Friday, October 2, 2009

Drugs is Heshers, in The West Georgian (they have no qualms with running the word "Bukkake")

Artist: G.G. King
Title: Drug Zoo
Label: Rob's House Records
Release Date: August 2009
Release Number: RHR-054

Atlanta in the past year has seen the emergence of several good new bands featuring familiar faces, including G.G. King, as evidenced by their new “Drug Zoo” single.

The group features its namesake, Greg King, on guitar and vocals. King is probably best known as front man of The Carbonas, though he has performed with scads of other bands, including The Stolen Hearts, Frantic, Quadiliacha and even the legendary Neon Christ a time or two.

The band’s name is both King’s real initials and a nod to shock rocker G.G. Allin and Ramones bassist turned white rapper Dee Dee King. Apparently, King came up with the “Gentleman Jesse” name for longtime Carbona Jesse Smith’s popular powerpop group, and Smith in turn got to name King’s new band.

His current backing band is three former Carbonas: guitarist Clay Kibourne, bass player Chris Van Etten and drummer Will Greene. Past members of G.G. King, which debuted in the winter, include Mike Beavers of Predator, Ryan from The Bukkake Boys, James Joyce from Noot ‘d Noot and Judi Chicago and Adrian Barrera of The Barreracudas and The Hiss.

“Drug Zoo,” the band’s newest single from New York-based Rob’s House Records, features three cleaned-up versions of songs found on a demo cassette that’s been floating around for a few months.

The title track is two and a half minutes of mid-tempo punk rock with lyrics about junkies whose problems become a public spectacle. When Greg belts out “Oh no” before the short instrumental break, it kind of reminds me of The Troggs. There’s nothing wrong with that, though you would expect that more from one of Atlanta’s numerous garage revivalist acts and not one of its few punk bands.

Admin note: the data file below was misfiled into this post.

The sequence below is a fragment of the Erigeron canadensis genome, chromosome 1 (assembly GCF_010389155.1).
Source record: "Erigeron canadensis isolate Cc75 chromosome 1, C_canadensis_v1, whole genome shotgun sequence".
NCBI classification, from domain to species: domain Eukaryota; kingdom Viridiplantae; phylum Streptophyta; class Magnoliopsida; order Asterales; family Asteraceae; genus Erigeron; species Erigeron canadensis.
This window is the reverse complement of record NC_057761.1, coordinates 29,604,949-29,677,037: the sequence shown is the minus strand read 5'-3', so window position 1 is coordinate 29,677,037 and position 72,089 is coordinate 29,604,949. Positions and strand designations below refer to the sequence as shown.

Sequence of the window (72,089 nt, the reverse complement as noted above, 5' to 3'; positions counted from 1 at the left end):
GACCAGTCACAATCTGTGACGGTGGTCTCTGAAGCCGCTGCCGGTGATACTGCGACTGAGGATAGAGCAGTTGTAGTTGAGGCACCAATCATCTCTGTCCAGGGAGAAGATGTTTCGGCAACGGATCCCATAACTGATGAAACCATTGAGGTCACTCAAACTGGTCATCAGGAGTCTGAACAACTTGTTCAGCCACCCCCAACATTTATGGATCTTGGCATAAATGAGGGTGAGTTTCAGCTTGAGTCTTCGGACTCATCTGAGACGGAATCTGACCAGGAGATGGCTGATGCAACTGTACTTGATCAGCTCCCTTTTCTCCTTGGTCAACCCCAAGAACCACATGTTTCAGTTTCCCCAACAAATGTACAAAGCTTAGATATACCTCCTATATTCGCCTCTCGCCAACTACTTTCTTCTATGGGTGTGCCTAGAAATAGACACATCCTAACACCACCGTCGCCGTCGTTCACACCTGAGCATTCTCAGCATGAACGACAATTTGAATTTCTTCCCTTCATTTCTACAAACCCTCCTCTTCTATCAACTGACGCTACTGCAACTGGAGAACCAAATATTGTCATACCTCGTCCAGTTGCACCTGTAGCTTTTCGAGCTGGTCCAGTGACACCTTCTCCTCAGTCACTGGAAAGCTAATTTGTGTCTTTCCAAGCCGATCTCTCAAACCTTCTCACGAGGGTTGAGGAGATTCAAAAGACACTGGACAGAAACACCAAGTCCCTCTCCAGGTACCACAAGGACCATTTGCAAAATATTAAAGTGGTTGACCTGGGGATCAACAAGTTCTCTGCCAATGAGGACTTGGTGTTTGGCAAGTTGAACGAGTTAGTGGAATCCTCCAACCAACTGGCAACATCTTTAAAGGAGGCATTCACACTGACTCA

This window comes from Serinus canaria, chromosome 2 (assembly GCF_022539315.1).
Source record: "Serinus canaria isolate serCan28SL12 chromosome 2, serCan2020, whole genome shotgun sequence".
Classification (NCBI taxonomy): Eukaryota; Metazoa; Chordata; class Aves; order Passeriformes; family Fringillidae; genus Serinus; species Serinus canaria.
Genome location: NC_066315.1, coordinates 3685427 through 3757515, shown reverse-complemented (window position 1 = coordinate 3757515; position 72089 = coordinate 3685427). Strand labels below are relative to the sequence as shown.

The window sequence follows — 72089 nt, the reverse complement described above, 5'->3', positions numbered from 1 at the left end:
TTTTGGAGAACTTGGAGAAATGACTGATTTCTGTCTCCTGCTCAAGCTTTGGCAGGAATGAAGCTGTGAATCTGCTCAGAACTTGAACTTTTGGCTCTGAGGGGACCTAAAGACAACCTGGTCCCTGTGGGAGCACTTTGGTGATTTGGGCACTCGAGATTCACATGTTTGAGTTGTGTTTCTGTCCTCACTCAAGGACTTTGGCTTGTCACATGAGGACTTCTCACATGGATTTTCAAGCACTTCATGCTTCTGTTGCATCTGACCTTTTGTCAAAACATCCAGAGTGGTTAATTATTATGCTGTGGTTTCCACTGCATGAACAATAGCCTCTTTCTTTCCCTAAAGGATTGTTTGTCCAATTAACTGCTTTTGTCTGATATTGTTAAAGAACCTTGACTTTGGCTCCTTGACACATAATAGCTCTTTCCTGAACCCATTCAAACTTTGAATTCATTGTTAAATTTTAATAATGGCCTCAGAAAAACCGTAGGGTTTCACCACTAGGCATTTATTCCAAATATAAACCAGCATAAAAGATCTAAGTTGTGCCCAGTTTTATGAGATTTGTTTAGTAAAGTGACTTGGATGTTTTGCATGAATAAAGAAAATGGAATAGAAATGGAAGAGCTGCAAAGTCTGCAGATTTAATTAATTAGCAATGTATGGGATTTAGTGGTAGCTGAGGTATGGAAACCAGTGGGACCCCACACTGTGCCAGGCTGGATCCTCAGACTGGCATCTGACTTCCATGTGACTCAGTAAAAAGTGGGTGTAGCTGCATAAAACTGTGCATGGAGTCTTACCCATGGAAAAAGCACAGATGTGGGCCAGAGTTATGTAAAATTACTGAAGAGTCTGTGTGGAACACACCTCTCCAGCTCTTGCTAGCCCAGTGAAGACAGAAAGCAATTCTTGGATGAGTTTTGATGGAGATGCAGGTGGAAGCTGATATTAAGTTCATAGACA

“Witching Hour” starts the b-side and is a pop-influenced song with a punk rock edge. The muffled lyrics at the end sound like King is spelling something out, so I guess this is a cross between The Zero Boys and Bay City Rollers. Comparing an unofficial Carbonas side project to The Zero Boys seems too easy, but I’m going that route.

The other song on the flipside is a cover of “The Letter” by The Box Tops. You all know this one, as it’s that “give me a ticket for an aero-plane, ain’t got time to take a fast train” song that gets played on oldies radio stations.

The band has covered “The Letter” since their first shows, and over time it has gone from being a punk rock cover that almost comes across as a novelty song, like The Dickies used to do, to being a well-done nod to a classic.

An interesting note on this one is the Alex Chilton connection. Chilton was in The Box Tops, and he was also in Big Star, whose song “September Gurls” was covered by The Carbonas and, more famously, The Bangles.

Check out G.G. King. They along with The Stolen Hearts, Customers and Barreracudas are one of the best Atlanta bands to debut this year.

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